In order to connect a new stereo to your truck's electronics, you'll need a special integration adapter that retains your warning chimes, keeps the Bose amplifier working, and retains the OnStar functionality (if either of these are present). You might also need a relay to keep your audible turn signals working with your new car stereo. You'll also need an antenna adapter to connect the Chevy antenna plug to your new radio. And, if your Avalanche is equipped with the GM Rear Seat Entertainment (RSE) system, you'll also need a separate adapter to connect it to the audio/video output on your new receiver.

You'll get all the adapters you need at a very nice discount when you order from Crutchfield.

Since installing a new receiver can disable the warning chimes in your Avalanche, in the interests of safety, you must use the recommended Crutchfield integration adapter to retain these warning chimes. We will not provide technical support for any installation that does not utilize the recommended adapter.

Tools needed: Panel tool, 7mm driver.

Read our Car Stereo Buying Guide for shopping tips and advice.

Shop for car stereos that fit your Chevrolet Avalanche

Steering wheel audio controls

In most cases, it's reasonably easy to retain your truck's steering wheel audio controls when you install a new stereo. When you enter your vehicle information, our database will choose the adapter you need to make your factory steering wheel controls work with a compatible aftermarket receiver.

Removing the factory speakers

The Avalanche has speakers in the front and rear doors, plus A-pillar tweeters and a center dash speaker.

Chevy Avalanche front door speakers

As with most Chevy trucks, the front door speakers in your Avalanche are easy to replace (Crutchfield Research Photo)

Front door speakers

The front speakers are a sort of non-standard size, but they can be replaced with a variety of 6-1/2" or 6-3/4" speakers. A speaker adapter bracket is required, and it's included free with your speaker purchase. A wiring harness is not available, though, so you'll either need to splice the speaker wires or connect the speaker to the vehicle wires using a set of Posi-Products connectors. If you use your truck off-road at all, the latter is a better option because the connection is much more secure.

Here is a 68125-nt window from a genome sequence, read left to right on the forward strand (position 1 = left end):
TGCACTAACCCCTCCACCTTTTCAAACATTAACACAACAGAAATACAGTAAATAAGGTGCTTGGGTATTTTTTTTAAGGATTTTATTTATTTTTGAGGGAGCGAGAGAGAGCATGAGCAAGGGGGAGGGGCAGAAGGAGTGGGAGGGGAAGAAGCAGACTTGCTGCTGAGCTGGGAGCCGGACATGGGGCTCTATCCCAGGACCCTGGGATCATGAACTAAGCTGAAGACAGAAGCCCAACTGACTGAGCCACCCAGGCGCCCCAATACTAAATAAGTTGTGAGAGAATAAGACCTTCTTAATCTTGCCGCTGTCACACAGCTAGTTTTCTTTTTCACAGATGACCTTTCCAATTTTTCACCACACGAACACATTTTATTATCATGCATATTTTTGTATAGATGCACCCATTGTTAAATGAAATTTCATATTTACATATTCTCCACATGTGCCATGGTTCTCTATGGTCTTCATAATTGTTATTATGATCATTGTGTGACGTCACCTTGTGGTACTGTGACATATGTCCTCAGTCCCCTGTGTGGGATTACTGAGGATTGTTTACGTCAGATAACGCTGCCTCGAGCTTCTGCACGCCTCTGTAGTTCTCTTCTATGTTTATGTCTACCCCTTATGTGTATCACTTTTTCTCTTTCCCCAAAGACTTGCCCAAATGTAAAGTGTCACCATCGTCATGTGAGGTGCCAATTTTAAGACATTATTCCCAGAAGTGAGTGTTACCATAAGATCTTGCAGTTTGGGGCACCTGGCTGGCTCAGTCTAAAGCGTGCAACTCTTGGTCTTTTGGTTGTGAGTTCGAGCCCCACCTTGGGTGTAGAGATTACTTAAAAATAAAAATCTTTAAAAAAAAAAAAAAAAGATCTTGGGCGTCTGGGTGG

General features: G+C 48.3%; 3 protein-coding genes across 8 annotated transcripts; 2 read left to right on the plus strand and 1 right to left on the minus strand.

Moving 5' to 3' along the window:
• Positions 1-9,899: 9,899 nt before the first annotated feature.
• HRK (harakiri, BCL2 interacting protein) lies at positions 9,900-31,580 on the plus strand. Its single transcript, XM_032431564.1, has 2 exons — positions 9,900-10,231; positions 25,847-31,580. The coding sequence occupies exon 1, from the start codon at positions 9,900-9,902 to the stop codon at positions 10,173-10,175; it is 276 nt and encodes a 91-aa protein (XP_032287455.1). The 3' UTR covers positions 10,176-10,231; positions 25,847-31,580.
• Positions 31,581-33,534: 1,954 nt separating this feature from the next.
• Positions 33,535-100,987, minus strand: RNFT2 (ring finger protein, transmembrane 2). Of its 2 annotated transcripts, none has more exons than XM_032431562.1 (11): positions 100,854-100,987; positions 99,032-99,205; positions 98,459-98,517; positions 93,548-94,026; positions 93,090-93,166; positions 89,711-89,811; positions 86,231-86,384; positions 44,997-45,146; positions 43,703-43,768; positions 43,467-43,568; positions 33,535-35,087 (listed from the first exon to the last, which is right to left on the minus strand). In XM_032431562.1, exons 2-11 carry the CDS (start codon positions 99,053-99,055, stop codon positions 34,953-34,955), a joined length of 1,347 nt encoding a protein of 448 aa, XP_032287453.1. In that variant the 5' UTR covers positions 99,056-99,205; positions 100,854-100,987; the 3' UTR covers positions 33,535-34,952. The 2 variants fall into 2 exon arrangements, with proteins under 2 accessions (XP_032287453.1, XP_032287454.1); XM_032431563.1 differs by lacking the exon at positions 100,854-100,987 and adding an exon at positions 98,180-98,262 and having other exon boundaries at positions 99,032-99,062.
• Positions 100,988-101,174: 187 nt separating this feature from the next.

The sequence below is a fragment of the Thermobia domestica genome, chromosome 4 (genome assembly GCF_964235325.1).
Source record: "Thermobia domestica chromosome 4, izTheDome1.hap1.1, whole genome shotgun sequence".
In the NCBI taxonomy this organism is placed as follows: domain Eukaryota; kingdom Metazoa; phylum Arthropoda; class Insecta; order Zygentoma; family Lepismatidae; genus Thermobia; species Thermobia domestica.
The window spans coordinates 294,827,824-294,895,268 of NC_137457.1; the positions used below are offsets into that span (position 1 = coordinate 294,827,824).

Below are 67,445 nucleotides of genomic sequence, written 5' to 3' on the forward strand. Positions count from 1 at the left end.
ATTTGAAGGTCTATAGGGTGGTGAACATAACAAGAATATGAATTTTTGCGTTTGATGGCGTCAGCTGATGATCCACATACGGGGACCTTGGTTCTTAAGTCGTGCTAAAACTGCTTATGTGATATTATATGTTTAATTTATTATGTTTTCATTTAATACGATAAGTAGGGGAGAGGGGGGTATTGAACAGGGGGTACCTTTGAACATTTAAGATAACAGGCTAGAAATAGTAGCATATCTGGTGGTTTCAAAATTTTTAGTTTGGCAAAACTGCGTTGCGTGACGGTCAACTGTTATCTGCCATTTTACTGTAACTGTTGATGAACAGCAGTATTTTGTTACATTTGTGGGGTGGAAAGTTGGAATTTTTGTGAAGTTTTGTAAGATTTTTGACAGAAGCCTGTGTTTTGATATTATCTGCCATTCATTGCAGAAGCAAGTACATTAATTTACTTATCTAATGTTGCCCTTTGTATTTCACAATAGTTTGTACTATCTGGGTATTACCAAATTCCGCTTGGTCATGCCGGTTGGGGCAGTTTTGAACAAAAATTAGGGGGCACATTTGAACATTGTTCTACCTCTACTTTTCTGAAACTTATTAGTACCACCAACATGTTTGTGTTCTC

The removal and replacement process isn't difficult, but it is somewhat detailed and there is drilling involved. Helpful instructions can be found in the Crutchfield MasterSheet included free with your order.

If you're even slightly handy around the home and garage, you know how to use a power drill. That said, we should remind you to be extremely careful when drilling in a vehicle. Be aware of things such as wiring, windows, fuel lines and safety devices. And, of course, check (and re-check) the drilling depth and location before you drill.

One last thing: Your new speakers might include mounting screws, but then again, they might not. Check your packaging and, if needed, make that run to the hardware store before you start working.

Tools needed: Panel tool, 7mm & 10mm drivers, drill & 1/8" bit.

Chevy Avalanche rear door

Speakers that fit in the front doors will work back here, too (Crutchfield Research Photo)

Rear door speakers

The rear speakers are a little easier to work with. As with the front speakers, the rears are a non-standard factory GM size, but they can be replaced with a host of 6-1/2" or 6-3/4" aftermarket models.

You'll need to do a bit of drilling here, too, but it's the same basic job that it was up front. You should check for mounting screws in your rear speaker packaging, too.

Detailed instructions for the rear door speaker installation can also be found in your Crutchfield MasterSheet.

Tools needed: Panel tool, 7mm & 10mm drivers, drill & 1/8" bit.

Chevy Avalanche tweeter

The tweeters are located in your truck's A-pillars (Crutchfield Research Photo)

Front pillar speakers